The difference between regular and A2 milk is variation in one of the major milk proteins: ß-casein. The two main versions of ß-casein are A1 and A2, giving the A2 milk its name. ß-casein consists of 209 amino acids and the A1 and A2 varieties differ by just one amino acid. Most milk contains both A1 and A2 varieties. The A1/A2 ratio depends on the cow breed. A2 milk is claimed to be free of A1. Hettinga evaluates the supposed health benefits of A2 milk: chronic disease, cow milk allergy and intestinal discomfort.
Chronic disease and BCM-7
EFSA concluded in 2009 that the ratio A1/A2 in milk is not plausibly related to chronic diseases. Earlier, in the 1990’s and early 2000’s, a breakdown product of ß-casein ‘BMC-7’ was linked to chronic disease. Originally, this was based on epidemiological studies, but on further investigations, these studies turned out to be unreliable. In animal studies, BCM-7 was directly injected in the blood stream of animals which resulted in negative health effects. However, these negative effects were never found in studies where humans consumed the casein. Probably, BCM-7 is broken down in our intestinal tract and does not enter the blood stream.
Cow milk allergy
A lot of farms selling A2 milk directly to consumers claim that A2 milk helps against cow milk allergy. Hettinga though, does not expect anyone with this allergy to benefit from consuming A2 milk, because hardly any person with cow’s milk allergy is allergic to ß-casein alone. Also, only one amino acid has been changed. Moreover, Hettinga has never seen evidence for a benefit of A2 milk in double blind provocations, which are the most suitable studies to prove an allergy. Studies based on self-diagnosis did report benefits, but these are known to be very unreliable in studying food allergy.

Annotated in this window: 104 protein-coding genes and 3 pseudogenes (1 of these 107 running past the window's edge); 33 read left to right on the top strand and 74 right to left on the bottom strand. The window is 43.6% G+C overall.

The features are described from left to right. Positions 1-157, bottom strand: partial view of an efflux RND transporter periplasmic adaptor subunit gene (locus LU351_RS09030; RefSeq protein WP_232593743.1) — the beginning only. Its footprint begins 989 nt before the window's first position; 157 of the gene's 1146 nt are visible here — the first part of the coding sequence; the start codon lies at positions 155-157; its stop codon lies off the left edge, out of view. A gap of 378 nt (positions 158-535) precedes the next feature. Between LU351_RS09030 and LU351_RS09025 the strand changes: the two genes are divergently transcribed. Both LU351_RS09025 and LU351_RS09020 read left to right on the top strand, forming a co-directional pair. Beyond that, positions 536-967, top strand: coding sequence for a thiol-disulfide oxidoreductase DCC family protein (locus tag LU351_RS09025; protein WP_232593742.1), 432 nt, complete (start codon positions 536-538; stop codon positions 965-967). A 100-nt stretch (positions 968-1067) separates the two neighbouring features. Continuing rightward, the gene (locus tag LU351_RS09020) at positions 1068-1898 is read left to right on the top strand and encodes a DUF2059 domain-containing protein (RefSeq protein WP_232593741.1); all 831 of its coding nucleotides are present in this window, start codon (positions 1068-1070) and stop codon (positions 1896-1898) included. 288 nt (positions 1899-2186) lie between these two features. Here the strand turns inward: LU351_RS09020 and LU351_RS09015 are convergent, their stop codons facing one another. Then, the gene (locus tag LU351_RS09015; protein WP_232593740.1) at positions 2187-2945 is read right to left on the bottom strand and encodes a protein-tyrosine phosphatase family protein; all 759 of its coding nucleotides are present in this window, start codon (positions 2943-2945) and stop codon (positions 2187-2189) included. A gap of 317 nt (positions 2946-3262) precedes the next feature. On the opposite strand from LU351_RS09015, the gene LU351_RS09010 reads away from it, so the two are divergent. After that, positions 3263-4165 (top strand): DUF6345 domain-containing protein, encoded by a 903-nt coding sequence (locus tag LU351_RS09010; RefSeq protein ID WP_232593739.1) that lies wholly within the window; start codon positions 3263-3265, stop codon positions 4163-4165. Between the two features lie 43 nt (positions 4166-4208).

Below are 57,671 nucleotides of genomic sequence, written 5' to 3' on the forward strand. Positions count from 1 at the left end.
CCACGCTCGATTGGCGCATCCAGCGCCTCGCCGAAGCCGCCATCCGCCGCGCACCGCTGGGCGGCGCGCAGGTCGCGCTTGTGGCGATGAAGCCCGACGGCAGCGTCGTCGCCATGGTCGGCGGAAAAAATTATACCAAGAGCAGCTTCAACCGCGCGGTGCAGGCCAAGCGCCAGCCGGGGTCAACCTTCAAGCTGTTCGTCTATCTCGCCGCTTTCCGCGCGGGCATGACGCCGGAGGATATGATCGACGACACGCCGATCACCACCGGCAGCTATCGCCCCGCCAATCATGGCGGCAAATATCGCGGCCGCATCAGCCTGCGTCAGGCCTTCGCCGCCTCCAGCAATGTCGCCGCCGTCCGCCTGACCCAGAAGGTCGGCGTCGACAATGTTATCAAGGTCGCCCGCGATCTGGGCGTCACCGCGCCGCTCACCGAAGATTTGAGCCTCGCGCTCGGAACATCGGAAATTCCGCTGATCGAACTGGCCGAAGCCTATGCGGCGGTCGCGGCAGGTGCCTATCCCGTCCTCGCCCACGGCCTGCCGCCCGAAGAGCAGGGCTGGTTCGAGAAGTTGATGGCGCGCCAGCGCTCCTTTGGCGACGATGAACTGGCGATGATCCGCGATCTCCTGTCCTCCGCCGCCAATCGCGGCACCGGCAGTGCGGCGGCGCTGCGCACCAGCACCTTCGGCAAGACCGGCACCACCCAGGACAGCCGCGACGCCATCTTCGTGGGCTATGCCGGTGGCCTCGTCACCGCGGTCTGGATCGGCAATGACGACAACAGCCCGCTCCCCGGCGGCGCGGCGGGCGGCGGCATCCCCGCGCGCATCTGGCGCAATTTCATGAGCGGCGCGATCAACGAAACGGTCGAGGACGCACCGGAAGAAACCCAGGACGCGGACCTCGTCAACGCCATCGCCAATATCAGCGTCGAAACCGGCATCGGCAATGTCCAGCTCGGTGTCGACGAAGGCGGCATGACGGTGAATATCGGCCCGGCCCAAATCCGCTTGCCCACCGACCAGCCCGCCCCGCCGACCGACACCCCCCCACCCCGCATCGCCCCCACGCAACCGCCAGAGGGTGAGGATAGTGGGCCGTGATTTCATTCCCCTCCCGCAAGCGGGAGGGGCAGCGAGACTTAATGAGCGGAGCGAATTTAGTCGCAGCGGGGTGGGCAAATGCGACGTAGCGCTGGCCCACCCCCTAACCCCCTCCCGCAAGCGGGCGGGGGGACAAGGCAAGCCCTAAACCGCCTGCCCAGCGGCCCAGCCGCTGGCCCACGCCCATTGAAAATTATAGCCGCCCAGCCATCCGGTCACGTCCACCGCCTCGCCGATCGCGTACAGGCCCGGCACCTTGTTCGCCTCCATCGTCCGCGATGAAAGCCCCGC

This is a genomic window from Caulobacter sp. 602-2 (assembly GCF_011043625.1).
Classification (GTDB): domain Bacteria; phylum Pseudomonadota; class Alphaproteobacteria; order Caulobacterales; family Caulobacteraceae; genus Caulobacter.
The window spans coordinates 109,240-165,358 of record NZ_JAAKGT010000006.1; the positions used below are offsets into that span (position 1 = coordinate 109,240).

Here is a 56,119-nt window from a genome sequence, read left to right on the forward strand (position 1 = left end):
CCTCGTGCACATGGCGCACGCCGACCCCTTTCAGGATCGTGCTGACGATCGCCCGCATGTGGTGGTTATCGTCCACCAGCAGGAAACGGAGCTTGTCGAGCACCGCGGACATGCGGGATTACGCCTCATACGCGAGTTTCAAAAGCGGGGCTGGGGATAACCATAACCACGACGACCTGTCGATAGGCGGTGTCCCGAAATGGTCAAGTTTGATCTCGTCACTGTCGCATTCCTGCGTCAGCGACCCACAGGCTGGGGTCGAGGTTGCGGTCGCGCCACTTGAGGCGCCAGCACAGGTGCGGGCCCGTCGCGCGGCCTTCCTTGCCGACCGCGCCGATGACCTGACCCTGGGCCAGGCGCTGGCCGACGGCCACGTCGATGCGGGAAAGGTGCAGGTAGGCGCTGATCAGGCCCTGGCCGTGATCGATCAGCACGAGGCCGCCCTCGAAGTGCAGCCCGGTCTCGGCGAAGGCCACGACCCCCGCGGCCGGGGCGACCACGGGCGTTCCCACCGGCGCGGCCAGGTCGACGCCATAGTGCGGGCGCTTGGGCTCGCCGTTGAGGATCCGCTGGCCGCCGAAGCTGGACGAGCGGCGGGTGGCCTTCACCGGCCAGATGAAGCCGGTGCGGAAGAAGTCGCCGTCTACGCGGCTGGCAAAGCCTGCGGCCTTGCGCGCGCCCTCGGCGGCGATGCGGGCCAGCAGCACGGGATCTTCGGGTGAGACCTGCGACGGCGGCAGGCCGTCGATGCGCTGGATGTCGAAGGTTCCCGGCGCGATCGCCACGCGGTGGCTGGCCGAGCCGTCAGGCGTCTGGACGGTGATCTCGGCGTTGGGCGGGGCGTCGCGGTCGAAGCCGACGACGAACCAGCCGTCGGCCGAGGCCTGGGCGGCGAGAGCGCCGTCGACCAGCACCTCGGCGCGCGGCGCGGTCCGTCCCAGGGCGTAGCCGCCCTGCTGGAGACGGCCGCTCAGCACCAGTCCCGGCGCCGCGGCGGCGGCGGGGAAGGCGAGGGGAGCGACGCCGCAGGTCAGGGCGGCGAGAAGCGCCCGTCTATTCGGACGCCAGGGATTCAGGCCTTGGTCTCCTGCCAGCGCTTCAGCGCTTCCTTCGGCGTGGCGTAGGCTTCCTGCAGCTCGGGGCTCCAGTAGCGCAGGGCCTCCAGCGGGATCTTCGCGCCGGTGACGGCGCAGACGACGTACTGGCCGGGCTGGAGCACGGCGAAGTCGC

Recently, a new hypothesis has popped up: the ß-casein A1 variant may be related to intestinal discomfort. This “illness” is difficult to categorise and very popular for products that can’t make strong claims. Intestinal discomfort may originate from lactose intolerance, which is the sugar that is present in milk. All milk, though, contains lactose and therefore this discomfort is independent of A1/A2.
There are also people with undiagnosed weak symptoms. Among these people gluten-free products are also popular. A small-scale study on 45 Chinese people showed a small decrease in intestinal discomfort after consuming A2 milk for 2 weeks. However, many small-scale nutrition studies, which have low number of participants and/or short intervention, are not very reliable. Also, the results are likely to be different for Europeans who suffer less from lactose intolerance. According to Hettinga, “we have to wait for stronger proof before we can make conclusions about the effect of A2 on intestinal discomfort.”
In the Netherlands, the A2 milk is marketed as coming from primeval cows. Also in other countries, marketing emphasises that A2 is the original ß-casein, and A1 is the version that comes in our current milk due to breeding. A1 can be found in many cow breeds, not only modern breeds. Moreover, the regular milk from the Dutch high productive Holstein cows even contains twice as much A2 than A1.
About the author
Kasper Hettinga is specialised in milk protein biochemistry. At the moment, he for example looks into the effect of heating on milk proteins, and the differences between milk from cows with horns and without horns. Use the get in section below if you like to get in touch with him.
This article was adapted from Kasper’s blog ‘Is A2 milk going to make us healthy?’ posted on 13th October 2016 on ‘Dairy Science & Technology Blog’.